The claimant filed for disability due to thoracic and lumbar pain. He had sought treatment from a back specialist who conducted several diagnostic exams to test the claimant's reflexes and flexibility. The doctor observed that the claimant's responses to the tests did not reflect the pain he allegedly experienced. For example, the claimant was easily able to touch his toes without complaint. The doctor noted this in the claimant's file, and the claimant's statements about the extent of his pain were discredited.
The claimant filed for disability due to schizophrenia. When she filed for disability, she stated to the SSA examiner that she spent most of her time inside her home, and that she had attempted suicide on several occasions. At the appeal hearing, the claimant was accompanied by her mother, who stated that the claimant's symptoms had become more severe over time and that she, the mother, provided most of her daughter's care. The mother's supporting statements gave credibility to the claimant's statements about the debilitating effects of her mental illness.
In another case, a claimant filed for disability based on chronic pain in her hands as a result of carpal tunnel syndrome. The claimant had surgery on both hands but stated that the pain had continued. During an appointment with the disability claims examiner, the examiner noted that the claimant appeared to have no difficulty holding a pen to complete forms. The examiner also observed the claimant using her cell phone to make numerous text messages prior to the interview. The examiner's observations made the claimant's statements about her pain less believable.
In one case, a claimant filed for disability based on thoracic and lumbar (middle and lower) back pain. He had sought treatment from numerous physicians and pain treatment centers. The claimant's treatment was discontinued by several doctors for failure to comply with their narcotic medication policies. In one medical record, a doctor stated that she believed that the claimant was a malingerer (faking pain) who was seeking pain medication. The SSA concluded that the claimant was exaggerating his symptoms.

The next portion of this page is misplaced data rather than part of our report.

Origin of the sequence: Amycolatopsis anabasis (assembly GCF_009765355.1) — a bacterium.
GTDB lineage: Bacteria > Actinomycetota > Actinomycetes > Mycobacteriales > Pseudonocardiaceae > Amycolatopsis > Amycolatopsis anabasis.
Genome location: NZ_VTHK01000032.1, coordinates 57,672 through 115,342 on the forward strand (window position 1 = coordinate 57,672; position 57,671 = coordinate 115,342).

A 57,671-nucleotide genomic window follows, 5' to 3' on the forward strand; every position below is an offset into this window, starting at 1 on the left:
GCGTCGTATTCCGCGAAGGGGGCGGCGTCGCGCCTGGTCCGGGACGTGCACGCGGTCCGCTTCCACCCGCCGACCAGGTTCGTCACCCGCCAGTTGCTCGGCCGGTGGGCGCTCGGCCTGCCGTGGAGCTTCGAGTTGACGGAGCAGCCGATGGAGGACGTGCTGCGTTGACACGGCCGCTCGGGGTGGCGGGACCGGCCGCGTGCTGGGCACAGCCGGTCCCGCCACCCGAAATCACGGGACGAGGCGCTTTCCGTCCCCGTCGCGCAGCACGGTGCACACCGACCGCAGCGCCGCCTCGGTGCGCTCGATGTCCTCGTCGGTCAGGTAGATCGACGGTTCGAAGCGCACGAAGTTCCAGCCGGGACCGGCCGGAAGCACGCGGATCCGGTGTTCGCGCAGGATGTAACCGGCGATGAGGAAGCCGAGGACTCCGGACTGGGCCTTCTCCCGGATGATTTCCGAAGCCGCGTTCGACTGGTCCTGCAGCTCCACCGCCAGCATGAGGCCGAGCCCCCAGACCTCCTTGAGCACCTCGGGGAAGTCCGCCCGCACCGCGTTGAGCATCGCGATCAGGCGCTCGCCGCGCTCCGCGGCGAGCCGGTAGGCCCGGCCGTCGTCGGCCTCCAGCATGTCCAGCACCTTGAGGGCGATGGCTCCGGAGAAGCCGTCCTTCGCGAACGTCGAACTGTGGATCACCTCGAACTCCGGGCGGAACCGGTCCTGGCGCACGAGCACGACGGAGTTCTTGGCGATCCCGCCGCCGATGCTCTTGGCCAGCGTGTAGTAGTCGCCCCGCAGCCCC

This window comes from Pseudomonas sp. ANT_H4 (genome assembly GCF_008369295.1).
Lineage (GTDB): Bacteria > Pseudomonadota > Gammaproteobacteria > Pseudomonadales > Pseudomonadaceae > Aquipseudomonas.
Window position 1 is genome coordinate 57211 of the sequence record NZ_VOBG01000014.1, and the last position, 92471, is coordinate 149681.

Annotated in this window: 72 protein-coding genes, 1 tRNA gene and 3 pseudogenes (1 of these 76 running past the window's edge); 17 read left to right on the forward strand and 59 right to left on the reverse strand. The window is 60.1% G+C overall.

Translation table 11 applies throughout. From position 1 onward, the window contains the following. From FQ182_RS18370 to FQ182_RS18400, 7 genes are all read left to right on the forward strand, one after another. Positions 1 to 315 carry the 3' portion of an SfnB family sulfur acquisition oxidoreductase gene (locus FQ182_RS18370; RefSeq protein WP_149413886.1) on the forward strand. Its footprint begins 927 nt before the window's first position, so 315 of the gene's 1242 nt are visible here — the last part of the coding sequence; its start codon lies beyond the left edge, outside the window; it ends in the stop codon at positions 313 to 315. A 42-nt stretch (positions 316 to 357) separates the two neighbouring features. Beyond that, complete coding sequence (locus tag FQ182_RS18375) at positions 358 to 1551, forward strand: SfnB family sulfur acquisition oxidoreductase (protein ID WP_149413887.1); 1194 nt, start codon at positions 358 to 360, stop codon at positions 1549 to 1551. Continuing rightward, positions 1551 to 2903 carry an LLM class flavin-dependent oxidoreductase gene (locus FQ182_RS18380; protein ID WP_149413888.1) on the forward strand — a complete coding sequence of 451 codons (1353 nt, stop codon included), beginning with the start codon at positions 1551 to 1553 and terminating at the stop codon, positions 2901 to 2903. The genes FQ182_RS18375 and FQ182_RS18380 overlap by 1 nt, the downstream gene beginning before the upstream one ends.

For information on what to do if you have harmful or inconsistent evidence in your records, see our article on how disability attorneys deal with medical evidence that doesn't help your case.
Another factor that lends credibility to a claimant's statements about pain or other symptoms is what efforts the claimant has made to treat the symptoms. Here are some examples.
The claimant suffered from chronic migraines. She had undergone numerous tests and medications in an attempt to find the source of her headaches and to treat her pain, but she had little success. The claimant then sought treatment from an acupuncturist and began a strict diet to eliminate any foods that might trigger her migraines. The claimant's continued efforts at treating her symptoms made her statements about her pain more credible.
The claimant filed for disability due to borderline personality disorder. In an effort to control his symptoms, the claimant enrolled in an intensive outpatient program that required daily attendance. He was also compliant with his medication and met with his psychiatrist and therapist weekly.
In both of these cases, the fact that the claimants actively sought treatments for their symptoms and were stuck to treatment regimens gave credibility to their claims. For more information on the importance of obeying treatment recommendations, see our article on failing to follow treatment orders.
Read on to find out how inconsistent statements and medical treatment can hurt your chances of getting disability.